Winter Themed Dining Room Table

I have been decorating our dining room table based on the season since this past fall. It hadn’t donned on me to decorate it until fall came around and I had a TON of decorations. I did a fall themed table which included both Halloween and Thanksgiving add-ins. When Christmas came around, I did a Christmas table, but now that the Christmas is over, I needed a new theme. I decided to go with snow, since it is after all, still winter.

I spent forever looking for snowmen to use to decorate the table, but goodness, our area skipped straight from Christmas to Spring, with no winter decorations available anywhere. I finally hit up Michael’s, which had all their Christmas decorations at sale for 70% off.

I searched throughout the whole store for things that didn’t scream Christmas and left with a variety of things for a fraction of the price.

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2014-12-31 16.16.13I got the two trees for $3 a piece (originally $10 a piece), the two white birds for $1.50 each (originally $5 a piece) The bird-cage was my most expensive item at $6 (originally $20), two bags of the white pine cones $1.50 each (originally $5 a piece), and a box of a scented potpourri mix that included more pine cones and other silver items for $3.90 (originally $13). The snow man was purchased at Elder-Beerman’s also, 70% making him $6.66 instead of the original $22.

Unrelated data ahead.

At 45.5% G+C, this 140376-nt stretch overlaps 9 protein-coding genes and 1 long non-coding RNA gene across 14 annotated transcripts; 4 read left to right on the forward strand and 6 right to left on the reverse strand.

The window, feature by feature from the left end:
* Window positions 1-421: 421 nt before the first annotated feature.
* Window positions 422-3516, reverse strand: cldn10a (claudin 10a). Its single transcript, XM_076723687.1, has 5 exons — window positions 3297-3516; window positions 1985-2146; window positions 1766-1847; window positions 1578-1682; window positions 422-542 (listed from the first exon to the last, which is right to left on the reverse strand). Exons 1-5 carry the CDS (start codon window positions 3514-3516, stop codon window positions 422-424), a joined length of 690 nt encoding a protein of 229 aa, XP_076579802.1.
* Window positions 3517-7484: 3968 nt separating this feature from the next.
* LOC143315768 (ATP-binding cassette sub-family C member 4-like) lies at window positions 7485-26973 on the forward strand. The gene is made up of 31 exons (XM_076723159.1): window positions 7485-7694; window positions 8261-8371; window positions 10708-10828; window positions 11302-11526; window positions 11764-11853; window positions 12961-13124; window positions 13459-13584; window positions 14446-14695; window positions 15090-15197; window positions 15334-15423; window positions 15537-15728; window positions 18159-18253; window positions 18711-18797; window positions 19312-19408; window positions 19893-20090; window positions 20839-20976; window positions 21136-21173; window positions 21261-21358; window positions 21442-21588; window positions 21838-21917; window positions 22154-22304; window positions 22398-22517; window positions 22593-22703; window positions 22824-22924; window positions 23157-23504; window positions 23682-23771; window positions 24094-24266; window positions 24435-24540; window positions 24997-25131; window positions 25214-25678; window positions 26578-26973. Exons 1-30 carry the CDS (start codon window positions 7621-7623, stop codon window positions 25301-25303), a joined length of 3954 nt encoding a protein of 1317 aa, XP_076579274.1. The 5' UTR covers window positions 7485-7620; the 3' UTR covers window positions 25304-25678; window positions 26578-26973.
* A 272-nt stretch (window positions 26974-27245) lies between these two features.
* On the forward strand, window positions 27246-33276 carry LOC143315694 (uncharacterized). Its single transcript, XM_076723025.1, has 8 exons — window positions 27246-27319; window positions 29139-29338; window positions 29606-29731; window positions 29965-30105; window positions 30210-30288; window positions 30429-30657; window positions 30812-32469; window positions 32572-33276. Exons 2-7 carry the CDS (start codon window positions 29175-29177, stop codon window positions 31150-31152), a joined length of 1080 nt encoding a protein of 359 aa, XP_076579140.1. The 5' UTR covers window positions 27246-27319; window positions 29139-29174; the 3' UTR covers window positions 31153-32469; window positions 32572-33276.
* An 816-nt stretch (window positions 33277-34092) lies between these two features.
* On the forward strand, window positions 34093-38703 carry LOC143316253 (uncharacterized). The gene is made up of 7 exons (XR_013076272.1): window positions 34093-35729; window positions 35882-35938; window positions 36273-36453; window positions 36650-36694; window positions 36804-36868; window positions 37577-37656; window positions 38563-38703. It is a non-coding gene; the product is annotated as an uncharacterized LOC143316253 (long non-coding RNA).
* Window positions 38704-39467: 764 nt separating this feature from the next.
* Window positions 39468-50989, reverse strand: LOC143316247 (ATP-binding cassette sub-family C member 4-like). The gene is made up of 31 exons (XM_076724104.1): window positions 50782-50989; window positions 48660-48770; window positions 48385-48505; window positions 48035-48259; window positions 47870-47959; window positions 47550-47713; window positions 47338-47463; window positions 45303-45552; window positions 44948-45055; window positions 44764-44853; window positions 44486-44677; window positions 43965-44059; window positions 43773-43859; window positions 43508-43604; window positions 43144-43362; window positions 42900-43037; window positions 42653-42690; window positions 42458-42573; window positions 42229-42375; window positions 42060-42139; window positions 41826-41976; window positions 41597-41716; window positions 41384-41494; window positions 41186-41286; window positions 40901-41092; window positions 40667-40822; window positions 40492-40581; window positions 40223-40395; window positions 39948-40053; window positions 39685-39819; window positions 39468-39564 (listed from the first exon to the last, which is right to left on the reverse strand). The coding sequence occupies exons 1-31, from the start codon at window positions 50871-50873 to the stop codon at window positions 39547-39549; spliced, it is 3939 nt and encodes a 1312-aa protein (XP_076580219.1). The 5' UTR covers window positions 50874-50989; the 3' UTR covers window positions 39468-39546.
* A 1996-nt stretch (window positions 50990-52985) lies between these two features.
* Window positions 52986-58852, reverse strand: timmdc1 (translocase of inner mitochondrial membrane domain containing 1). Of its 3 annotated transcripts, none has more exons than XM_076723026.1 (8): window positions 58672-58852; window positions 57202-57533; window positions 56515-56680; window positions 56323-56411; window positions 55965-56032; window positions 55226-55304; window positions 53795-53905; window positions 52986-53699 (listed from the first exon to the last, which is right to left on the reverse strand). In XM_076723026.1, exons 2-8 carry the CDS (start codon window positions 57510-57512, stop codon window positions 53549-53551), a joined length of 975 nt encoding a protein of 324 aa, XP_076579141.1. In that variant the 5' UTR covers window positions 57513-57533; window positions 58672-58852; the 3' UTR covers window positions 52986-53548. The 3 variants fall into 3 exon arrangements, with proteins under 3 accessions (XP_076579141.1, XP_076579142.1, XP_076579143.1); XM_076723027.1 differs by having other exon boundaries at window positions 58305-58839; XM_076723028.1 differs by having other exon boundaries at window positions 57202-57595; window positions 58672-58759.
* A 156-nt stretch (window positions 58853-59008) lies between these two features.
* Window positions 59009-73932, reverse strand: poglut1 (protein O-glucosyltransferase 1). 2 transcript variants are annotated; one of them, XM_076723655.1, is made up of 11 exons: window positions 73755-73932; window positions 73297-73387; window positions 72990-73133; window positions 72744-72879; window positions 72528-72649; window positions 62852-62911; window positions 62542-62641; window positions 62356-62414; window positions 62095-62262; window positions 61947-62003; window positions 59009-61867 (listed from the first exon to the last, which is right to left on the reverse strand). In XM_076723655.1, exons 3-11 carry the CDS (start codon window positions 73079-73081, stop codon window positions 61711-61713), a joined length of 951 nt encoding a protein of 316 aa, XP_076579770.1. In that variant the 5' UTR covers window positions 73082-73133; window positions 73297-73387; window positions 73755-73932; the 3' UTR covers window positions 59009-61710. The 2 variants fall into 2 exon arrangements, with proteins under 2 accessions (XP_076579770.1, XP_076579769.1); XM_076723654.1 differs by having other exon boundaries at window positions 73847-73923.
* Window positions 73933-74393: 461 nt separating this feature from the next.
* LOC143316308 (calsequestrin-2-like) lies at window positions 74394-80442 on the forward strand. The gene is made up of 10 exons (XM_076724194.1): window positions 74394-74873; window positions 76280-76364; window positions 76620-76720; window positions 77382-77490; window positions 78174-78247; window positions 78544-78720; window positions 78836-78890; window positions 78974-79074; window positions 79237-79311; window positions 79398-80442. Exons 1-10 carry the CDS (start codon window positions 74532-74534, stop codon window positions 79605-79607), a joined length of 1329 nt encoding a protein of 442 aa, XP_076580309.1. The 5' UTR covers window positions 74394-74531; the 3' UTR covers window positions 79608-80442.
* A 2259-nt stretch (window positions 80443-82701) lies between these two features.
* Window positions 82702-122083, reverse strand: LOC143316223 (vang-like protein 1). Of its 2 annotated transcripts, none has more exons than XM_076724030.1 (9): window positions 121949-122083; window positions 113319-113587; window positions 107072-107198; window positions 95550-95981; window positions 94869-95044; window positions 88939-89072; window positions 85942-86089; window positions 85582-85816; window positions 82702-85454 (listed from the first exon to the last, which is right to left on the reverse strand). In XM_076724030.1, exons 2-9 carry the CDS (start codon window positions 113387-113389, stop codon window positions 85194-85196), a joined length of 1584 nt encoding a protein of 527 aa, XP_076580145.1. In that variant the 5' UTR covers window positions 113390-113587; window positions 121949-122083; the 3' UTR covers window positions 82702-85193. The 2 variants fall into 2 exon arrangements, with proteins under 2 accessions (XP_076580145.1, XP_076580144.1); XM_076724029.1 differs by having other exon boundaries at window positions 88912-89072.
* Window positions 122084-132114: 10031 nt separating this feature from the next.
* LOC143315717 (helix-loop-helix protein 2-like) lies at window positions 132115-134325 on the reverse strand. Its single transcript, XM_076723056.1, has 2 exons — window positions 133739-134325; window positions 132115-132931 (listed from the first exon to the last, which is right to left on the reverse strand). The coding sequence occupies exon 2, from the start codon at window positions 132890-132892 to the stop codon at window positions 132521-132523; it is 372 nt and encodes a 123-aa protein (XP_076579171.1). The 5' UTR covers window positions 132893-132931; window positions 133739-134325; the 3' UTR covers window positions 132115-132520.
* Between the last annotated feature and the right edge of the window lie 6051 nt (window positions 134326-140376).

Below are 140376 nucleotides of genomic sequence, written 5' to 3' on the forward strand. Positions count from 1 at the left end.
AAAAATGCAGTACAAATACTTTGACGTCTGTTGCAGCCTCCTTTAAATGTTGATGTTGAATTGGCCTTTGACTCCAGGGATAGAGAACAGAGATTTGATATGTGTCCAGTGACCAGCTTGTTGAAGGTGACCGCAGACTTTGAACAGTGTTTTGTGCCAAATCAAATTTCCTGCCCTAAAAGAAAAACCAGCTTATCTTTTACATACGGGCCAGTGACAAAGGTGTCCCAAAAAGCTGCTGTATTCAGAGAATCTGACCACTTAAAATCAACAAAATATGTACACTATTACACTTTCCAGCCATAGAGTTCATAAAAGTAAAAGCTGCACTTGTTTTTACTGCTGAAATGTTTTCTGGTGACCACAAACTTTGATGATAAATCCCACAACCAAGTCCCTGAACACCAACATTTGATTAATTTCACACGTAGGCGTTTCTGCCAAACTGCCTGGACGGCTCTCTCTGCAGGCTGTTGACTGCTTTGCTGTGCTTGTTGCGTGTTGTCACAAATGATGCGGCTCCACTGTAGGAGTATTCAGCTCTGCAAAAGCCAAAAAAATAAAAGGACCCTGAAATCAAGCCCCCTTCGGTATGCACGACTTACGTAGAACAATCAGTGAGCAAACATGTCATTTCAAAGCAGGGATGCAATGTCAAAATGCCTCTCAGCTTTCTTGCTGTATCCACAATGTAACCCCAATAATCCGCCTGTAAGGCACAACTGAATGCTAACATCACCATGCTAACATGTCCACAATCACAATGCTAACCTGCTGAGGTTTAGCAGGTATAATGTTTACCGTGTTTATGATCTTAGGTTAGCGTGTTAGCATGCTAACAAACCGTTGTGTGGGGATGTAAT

The candles and candle sticks were mine that I had purchased previously.

Overall, I saved $56.44 and couldn’t be more pleased. These are all items I can incorporate into our Christmas decorations next year, as well as enjoy until March or so.

How do you decorate your home after all the Christmas decorations come down?

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Wood Paneling Blues

When we purchased our house, there were many things that I did not like that the old owner had done or not done (in some cases). One big thing I disliked was the wood paneling that was in the basement. Not only was it paneling, it looked like old barn wood, which would look awesome in the right house with the right decorations…not in our home. I had hoped to rip the paneling down and start fresh with a plain wall, but this was real wood paneling, which meant there was no drywall behind it. That was a project Andrew and I just did not feel up to right now….too big to be done in a few days.

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Instead I decided to stain it a nice dark color and  I did a pretty sizable test patch. Well let me tell, that was a BUST. That paneling soaked the stain up like nobody’s business. When it dried you could not tell where I had stained at all. To say I was disappointed would be an understatement.